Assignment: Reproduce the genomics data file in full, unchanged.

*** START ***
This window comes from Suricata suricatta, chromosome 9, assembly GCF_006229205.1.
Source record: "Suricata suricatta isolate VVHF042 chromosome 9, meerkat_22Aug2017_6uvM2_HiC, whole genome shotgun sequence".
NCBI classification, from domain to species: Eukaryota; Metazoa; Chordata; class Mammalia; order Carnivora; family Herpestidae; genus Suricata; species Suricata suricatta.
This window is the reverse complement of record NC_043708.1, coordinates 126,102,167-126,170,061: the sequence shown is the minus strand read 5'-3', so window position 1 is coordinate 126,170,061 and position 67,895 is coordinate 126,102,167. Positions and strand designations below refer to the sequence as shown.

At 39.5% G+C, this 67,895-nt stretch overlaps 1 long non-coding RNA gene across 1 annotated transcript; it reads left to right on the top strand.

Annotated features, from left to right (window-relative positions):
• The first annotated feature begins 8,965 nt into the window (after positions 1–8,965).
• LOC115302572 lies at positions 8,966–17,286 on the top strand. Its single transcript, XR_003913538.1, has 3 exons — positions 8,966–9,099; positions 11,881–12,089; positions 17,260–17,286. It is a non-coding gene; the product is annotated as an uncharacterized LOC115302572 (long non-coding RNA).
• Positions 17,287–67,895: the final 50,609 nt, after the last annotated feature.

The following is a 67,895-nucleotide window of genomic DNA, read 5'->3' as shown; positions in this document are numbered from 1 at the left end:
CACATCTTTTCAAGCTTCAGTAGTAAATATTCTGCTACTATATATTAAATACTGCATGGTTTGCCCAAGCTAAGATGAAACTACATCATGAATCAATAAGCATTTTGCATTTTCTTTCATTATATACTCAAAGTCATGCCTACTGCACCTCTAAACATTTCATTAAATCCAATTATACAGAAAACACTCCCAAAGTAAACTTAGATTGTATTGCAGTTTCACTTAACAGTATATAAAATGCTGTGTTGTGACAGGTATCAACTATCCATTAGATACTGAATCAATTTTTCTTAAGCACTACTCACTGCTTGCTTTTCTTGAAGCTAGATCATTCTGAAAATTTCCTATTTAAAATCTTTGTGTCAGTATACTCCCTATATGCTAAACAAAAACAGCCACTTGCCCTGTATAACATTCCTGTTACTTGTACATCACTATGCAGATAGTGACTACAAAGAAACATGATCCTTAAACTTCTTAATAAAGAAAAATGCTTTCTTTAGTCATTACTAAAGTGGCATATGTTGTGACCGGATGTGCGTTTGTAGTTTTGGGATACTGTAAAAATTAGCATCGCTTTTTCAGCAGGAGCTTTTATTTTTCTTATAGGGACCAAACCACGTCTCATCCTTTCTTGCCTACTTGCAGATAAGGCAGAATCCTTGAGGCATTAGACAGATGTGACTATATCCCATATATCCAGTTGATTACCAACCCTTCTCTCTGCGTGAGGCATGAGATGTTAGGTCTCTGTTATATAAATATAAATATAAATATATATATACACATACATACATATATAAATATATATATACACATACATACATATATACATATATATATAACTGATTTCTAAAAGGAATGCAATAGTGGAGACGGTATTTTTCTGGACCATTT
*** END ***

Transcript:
This window comes from Suricata suricatta, chromosome 9, assembly GCF_006229205.1.
Source record: "Suricata suricatta isolate VVHF042 chromosome 9, meerkat_22Aug2017_6uvM2_HiC, whole genome shotgun sequence".
NCBI classification, from domain to species: Eukaryota; Metazoa; Chordata; class Mammalia; order Carnivora; family Herpestidae; genus Suricata; species Suricata suricatta.
This window is the reverse complement of record NC_043708.1, coordinates 126,102,167-126,170,061: the sequence shown is the minus strand read 5'-3', so window position 1 is coordinate 126,170,061 and position 67,895 is coordinate 126,102,167. Positions and strand designations below refer to the sequence as shown.

At 39.5% G+C, this 67,895-nt stretch overlaps 1 long non-coding RNA gene across 1 annotated transcript; it reads left to right on the top strand.

Annotated features, from left to right (window-relative positions):
• The first annotated feature begins 8,965 nt into the window (after positions 1–8,965).
• LOC115302572 lies at positions 8,966–17,286 on the top strand. Its single transcript, XR_003913538.1, has 3 exons — positions 8,966–9,099; positions 11,881–12,089; positions 17,260–17,286. It is a non-coding gene; the product is annotated as an uncharacterized LOC115302572 (long non-coding RNA).
• Positions 17,287–67,895: the final 50,609 nt, after the last annotated feature.

The following is a 67,895-nucleotide window of genomic DNA, read 5'->3' as shown; positions in this document are numbered from 1 at the left end:
CACATCTTTTCAAGCTTCAGTAGTAAATATTCTGCTACTATATATTAAATACTGCATGGTTTGCCCAAGCTAAGATGAAACTACATCATGAATCAATAAGCATTTTGCATTTTCTTTCATTATATACTCAAAGTCATGCCTACTGCACCTCTAAACATTTCATTAAATCCAATTATACAGAAAACACTCCCAAAGTAAACTTAGATTGTATTGCAGTTTCACTTAACAGTATATAAAATGCTGTGTTGTGACAGGTATCAACTATCCATTAGATACTGAATCAATTTTTCTTAAGCACTACTCACTGCTTGCTTTTCTTGAAGCTAGATCATTCTGAAAATTTCCTATTTAAAATCTTTGTGTCAGTATACTCCCTATATGCTAAACAAAAACAGCCACTTGCCCTGTATAACATTCCTGTTACTTGTACATCACTATGCAGATAGTGACTACAAAGAAACATGATCCTTAAACTTCTTAATAAAGAAAAATGCTTTCTTTAGTCATTACTAAAGTGGCATATGTTGTGACCGGATGTGCGTTTGTAGTTTTGGGATACTGTAAAAATTAGCATCGCTTTTTCAGCAGGAGCTTTTATTTTTCTTATAGGGACCAAACCACGTCTCATCCTTTCTTGCCTACTTGCAGATAAGGCAGAATCCTTGAGGCATTAGACAGATGTGACTATATCCCATATATCCAGTTGATTACCAACCCTTCTCTCTGCGTGAGGCATGAGATGTTAGGTCTCTGTTATATAAATATAAATATAAATATATATATACACATACATACATATATAAATATATATATACACATACATACATATATACATATATATATAACTGATTTCTAAAAGGAATGCAATAGTGGAGACGGTATTTTTCTGGACCATTT